Concerning the velocity factor limitation. Greenhill only used two constants in regard to velocity; one for less than 1800 fps and one for over 1800 fps. I rather think that constant - actually a modifier - changes with greater velocity. As velocity increases, the actual spin of the projectile increases in terms of RPM, generating greater stability. Simultaneously, atmospheric resistance increases and therefore a tendency to yaw in flight, generating lesser stability. The lessened stability outweighs the greater stability, so the twist rate must be altered. However, not being independently wealthy or having a government grant, I cannot currently explore the mathematics involved.

Also missing from the equation is the concept of ballistic coefficient. In Greenhill's day, all projectiles were either round balls, or a cylindrical body with a more or less pointy front. Spitzer, long radius ogive and boat-tail bullets change the equation. Again, I cannot currently explore this phenomenon.

Still, Greenhill is a good place to start. It is in fact, the best starting place we have.

I do know this much:

The M14 has a 20 inch barrel and delivers a pretty good velocity for general use. I would consider 20 inches to be the minimum for a general or sporting use rifle.

Most of the .30 caliber rifles run about a 1 in 10 twist. For most purposes, that's a bit over spun.

The longer (heavier, usually) the bullet, the more spin is required.

A lot of overspin is better than just a little underspin. If one errors in choosing a twist rate, err on the faster twist side.

There! The benefits of my vast knowledge and experience. You're on your own, bunky.
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Old July 6, 2009, 05:21 PM   #10
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1-11.5 and a 26 inch barrel make a great combination. This is on a 700 action.
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Old July 9, 2009, 06:10 AM   #11
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For many years, 7.62 NATO converted accurized Garands with 1:12 twist 24-inch barrels shot 168 through 190 grain Sierra HPMK bullets with match winning accuracy up to 1000 yards. Accuracy in good rifles with good ammo was 4 inches or better at 600 yards.

In bolt action match rifles, 26 inch 1:11 twist barrels chambered for the .308 Win. did the same thing. Some of these rifles have shot groups smaller than current bench rest records just testing for accuracy.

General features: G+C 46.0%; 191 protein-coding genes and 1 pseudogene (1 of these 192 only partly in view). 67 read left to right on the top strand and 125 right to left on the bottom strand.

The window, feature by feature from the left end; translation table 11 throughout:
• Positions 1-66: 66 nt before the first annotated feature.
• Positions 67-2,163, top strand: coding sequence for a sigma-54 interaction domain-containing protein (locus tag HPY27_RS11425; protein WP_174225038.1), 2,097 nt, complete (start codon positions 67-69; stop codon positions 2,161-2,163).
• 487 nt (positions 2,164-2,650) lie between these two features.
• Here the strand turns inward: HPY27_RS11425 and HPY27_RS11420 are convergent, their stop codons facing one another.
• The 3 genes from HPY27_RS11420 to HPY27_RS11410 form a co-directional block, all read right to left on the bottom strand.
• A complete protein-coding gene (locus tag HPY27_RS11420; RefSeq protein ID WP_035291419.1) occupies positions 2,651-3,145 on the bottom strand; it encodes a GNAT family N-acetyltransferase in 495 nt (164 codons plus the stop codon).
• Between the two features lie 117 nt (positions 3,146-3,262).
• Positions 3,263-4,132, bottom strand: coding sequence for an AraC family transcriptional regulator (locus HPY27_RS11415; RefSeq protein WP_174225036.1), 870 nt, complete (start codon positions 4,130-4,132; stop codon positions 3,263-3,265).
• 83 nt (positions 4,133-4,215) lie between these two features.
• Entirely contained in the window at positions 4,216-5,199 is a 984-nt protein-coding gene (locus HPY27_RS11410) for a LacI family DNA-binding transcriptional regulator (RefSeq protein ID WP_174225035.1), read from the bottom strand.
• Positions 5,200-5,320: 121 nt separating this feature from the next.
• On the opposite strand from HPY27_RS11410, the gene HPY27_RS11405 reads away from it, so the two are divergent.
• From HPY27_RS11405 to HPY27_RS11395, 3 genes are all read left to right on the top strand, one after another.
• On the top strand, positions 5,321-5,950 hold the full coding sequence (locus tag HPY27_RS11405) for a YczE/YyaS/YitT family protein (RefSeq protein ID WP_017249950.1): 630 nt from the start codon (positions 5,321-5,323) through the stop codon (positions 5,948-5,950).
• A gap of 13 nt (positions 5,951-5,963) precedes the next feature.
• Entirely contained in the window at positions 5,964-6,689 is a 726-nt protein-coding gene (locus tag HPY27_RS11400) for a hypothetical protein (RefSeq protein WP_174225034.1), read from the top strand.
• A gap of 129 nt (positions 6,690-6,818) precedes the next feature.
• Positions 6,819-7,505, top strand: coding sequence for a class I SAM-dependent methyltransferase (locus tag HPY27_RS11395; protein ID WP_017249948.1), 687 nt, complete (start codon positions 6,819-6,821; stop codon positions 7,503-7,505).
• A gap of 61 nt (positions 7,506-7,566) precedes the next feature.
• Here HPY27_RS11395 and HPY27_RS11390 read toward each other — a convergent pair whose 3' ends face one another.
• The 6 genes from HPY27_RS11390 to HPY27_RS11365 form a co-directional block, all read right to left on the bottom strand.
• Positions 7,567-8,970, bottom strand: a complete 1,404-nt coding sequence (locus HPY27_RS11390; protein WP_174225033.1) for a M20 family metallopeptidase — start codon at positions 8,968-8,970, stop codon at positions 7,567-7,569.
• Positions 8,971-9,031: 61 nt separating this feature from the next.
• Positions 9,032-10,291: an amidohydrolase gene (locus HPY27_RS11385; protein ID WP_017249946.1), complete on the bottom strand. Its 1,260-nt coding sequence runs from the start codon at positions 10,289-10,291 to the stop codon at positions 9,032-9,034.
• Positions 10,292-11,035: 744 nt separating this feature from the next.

Make sure the barrel's groove diameter is 4 to 8 ten thousandths smaller than bullet diameter. If you want to use 168's, you'll need to drive them out at least 2700 fps else they'll go sub sonic at about 900 yards at elevations below 2000 feet. Shooting 168's in 22 inch barreled M14/M1A rifles at 1000 yards too often didn't shoot 'em fast enough. Slightly oversize groove diameters plus shorter barrel length led to the demise of 168's in Lake City M852 match ammo with them. At the 6600 foot elevation of the NRA's range at Raton, NM, M852 ammo from these short barreled rifles stayed supersonic through 1000 yards. Not so at the 600 foot elevation of Camp Perry where the Nationals are fired.
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Old July 9, 2009, 09:43 AM   #12
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A 1:10 twist shoots everything well, from 125's to 190's.

I have a number of 26" 1:10 308 barreled rifles. Basically because that was what everyone used. Now I find a 24" tube to be handier.

A 30" barreled rifle would be a monster to carry and store. Might as well try carrying a 10 foot pole and see how that gets in the way.

Where do people get carrying cases for those things?
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Old July 9, 2009, 12:02 PM   #13
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I would say between 20 and 24" with an 1:11.25
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Old July 9, 2009, 02:02 PM   #14
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I read an article in Benchrest Primer that said 1/14 twist was perfect for 168gr SMK in Hunter Bench rest.
When all is said and done, there is a lot more said than done.
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Old July 9, 2009, 06:04 PM   #15
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If you want an update to the Greenhill formula that considers temperature and bullet weight and velocity and barometric pressure in addition to the Greenhill factors, Don Miller published one in Precision shooting long ago. It seems to work pretty well outside the transonic range. I made it into an Excel file that calculates gyroscopic stability factor, s, using Miller's formula and it recommends a twist for an entered stability factor, and also lets you put in a twist to see what stability factor it creates? You can download it free from my file repository, here. It will also work with the free Open Office Suite's spreadsheet program, Calc. I also have an altitude barometric pressure estimator below the stability estimator. I put a second worksheet in the file that calculates actual stability factor from win drift diagonal in sets of five shots. Shoot a number of such groups and average the results to see where your barrel actually puts the bullet?